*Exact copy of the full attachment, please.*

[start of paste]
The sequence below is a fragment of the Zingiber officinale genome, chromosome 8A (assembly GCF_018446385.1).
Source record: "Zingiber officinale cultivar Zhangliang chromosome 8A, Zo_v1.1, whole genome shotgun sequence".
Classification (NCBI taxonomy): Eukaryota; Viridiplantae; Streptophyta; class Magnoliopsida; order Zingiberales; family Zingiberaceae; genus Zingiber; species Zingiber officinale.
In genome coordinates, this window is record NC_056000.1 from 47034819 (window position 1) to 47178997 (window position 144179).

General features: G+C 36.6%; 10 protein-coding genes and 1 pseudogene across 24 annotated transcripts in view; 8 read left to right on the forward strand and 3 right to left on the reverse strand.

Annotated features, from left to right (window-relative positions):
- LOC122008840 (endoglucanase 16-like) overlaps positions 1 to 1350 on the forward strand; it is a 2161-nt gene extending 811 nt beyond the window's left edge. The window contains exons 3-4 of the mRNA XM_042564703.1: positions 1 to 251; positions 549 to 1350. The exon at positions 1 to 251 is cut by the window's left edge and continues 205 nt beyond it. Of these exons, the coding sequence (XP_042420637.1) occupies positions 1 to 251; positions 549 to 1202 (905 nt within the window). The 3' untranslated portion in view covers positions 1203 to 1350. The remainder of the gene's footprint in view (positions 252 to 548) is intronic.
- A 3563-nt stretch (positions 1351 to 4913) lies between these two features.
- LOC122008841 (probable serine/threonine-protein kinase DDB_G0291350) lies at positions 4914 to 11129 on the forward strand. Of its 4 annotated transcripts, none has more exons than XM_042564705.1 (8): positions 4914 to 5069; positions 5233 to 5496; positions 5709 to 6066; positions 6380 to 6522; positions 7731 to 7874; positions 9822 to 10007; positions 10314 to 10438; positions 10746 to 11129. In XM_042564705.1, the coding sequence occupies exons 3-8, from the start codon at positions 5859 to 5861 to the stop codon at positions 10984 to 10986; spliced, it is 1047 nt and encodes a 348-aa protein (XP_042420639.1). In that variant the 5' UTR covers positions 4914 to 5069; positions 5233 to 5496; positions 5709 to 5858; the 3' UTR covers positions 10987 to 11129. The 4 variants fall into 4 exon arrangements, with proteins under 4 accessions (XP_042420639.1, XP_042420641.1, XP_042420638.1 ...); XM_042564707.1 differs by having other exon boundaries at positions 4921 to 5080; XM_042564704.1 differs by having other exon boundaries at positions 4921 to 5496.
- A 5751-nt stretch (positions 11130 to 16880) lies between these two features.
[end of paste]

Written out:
The sequence below is a fragment of the Zingiber officinale genome, chromosome 8A (assembly GCF_018446385.1).
Source record: "Zingiber officinale cultivar Zhangliang chromosome 8A, Zo_v1.1, whole genome shotgun sequence".
Classification (NCBI taxonomy): Eukaryota; Viridiplantae; Streptophyta; class Magnoliopsida; order Zingiberales; family Zingiberaceae; genus Zingiber; species Zingiber officinale.
In genome coordinates, this window is record NC_056000.1 from 47034819 (window position 1) to 47178997 (window position 144179).

General features: G+C 36.6%; 10 protein-coding genes and 1 pseudogene across 24 annotated transcripts in view; 8 read left to right on the forward strand and 3 right to left on the reverse strand.

Annotated features, from left to right (window-relative positions):
- LOC122008840 (endoglucanase 16-like) overlaps positions 1 to 1350 on the forward strand; it is a 2161-nt gene extending 811 nt beyond the window's left edge. The window contains exons 3-4 of the mRNA XM_042564703.1: positions 1 to 251; positions 549 to 1350. The exon at positions 1 to 251 is cut by the window's left edge and continues 205 nt beyond it. Of these exons, the coding sequence (XP_042420637.1) occupies positions 1 to 251; positions 549 to 1202 (905 nt within the window). The 3' untranslated portion in view covers positions 1203 to 1350. The remainder of the gene's footprint in view (positions 252 to 548) is intronic.
- A 3563-nt stretch (positions 1351 to 4913) lies between these two features.
- LOC122008841 (probable serine/threonine-protein kinase DDB_G0291350) lies at positions 4914 to 11129 on the forward strand. Of its 4 annotated transcripts, none has more exons than XM_042564705.1 (8): positions 4914 to 5069; positions 5233 to 5496; positions 5709 to 6066; positions 6380 to 6522; positions 7731 to 7874; positions 9822 to 10007; positions 10314 to 10438; positions 10746 to 11129. In XM_042564705.1, the coding sequence occupies exons 3-8, from the start codon at positions 5859 to 5861 to the stop codon at positions 10984 to 10986; spliced, it is 1047 nt and encodes a 348-aa protein (XP_042420639.1). In that variant the 5' UTR covers positions 4914 to 5069; positions 5233 to 5496; positions 5709 to 5858; the 3' UTR covers positions 10987 to 11129. The 4 variants fall into 4 exon arrangements, with proteins under 4 accessions (XP_042420639.1, XP_042420641.1, XP_042420638.1 ...); XM_042564707.1 differs by having other exon boundaries at positions 4921 to 5080; XM_042564704.1 differs by having other exon boundaries at positions 4921 to 5496.
- A 5751-nt stretch (positions 11130 to 16880) lies between these two features.